examine how the model can benefit the service matching.
Matchmaking Example

• Service Requirements
    •    Number of inputs: 2,
    •    Input data type: double,
    •    Output data type: double,
    •    Description keyword: addition,
    •    A mathematics calculation service.
    •    Can be used to calculate the perimeter of a rectangle
  Matching Aspects                       Service1                        Service2                         Service3
                           double addition(double a, double b)   int addition(int a, int b)   double power(double a, double b)

  IOPE                                    1.0                               0.5                              1.0
  Ontology                                1.0                               1.0                              1.0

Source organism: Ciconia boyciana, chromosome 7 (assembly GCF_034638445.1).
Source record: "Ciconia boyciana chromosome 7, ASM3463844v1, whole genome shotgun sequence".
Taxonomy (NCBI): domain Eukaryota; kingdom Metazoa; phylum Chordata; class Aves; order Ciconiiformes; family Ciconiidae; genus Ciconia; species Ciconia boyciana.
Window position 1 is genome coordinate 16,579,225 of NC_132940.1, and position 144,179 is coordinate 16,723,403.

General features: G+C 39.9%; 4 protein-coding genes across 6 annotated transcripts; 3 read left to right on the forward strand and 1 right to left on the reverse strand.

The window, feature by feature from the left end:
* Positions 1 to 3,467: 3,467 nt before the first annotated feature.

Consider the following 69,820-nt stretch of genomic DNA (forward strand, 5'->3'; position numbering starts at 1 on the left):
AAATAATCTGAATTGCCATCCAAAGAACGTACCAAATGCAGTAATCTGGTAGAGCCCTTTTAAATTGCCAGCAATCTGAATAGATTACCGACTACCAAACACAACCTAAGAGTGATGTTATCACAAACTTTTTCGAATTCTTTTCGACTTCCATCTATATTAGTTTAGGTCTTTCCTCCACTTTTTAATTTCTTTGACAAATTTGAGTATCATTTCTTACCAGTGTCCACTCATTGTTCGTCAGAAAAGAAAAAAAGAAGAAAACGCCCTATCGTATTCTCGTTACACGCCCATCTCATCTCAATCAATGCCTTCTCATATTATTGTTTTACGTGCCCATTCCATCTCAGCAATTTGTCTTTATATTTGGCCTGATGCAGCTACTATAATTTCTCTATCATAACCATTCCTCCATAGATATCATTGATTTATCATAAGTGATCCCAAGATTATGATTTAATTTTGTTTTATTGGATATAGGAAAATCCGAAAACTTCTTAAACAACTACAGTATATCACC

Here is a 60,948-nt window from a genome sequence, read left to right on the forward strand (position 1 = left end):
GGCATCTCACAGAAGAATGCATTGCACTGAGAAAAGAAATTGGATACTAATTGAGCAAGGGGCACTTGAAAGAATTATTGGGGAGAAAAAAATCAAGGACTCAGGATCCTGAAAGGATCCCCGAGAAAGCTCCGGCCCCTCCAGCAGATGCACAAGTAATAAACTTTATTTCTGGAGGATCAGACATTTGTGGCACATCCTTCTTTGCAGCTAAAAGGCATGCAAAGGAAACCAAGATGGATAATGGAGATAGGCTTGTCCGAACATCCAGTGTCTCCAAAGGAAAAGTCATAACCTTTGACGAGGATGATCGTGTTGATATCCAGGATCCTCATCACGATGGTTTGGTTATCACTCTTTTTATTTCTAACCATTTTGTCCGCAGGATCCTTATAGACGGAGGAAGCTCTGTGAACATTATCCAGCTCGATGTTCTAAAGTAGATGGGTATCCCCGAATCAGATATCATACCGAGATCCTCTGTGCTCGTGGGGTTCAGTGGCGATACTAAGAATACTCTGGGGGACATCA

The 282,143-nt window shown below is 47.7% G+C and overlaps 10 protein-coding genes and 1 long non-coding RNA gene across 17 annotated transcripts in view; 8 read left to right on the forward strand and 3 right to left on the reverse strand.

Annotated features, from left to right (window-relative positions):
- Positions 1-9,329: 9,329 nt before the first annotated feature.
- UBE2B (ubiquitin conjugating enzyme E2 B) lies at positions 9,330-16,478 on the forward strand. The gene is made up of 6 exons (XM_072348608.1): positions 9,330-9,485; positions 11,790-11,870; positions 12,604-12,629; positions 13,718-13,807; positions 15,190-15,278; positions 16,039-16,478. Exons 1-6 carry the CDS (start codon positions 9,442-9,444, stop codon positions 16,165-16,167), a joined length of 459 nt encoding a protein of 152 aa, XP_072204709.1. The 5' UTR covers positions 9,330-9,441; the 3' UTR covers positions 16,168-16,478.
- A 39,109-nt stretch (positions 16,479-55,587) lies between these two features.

Metadata                               0.667                             0.667                             0.0
  Upper Compositionality                  1.0                               1.0                               0
  Sum                                    3.667                             3.167                             2.0
  Distance                               0.92                              0.79                              0.5


  The Chosen service is Service1
Summary and Future Work

• Defining a contextual based semantic model to
  describe services is important in semantic web
  service, grid computing, and web services
  researches.
• It is particularly significant in semantic based
  automatic service searching, matchmaking, and
  composition.
• Consummate the contextual based semantic model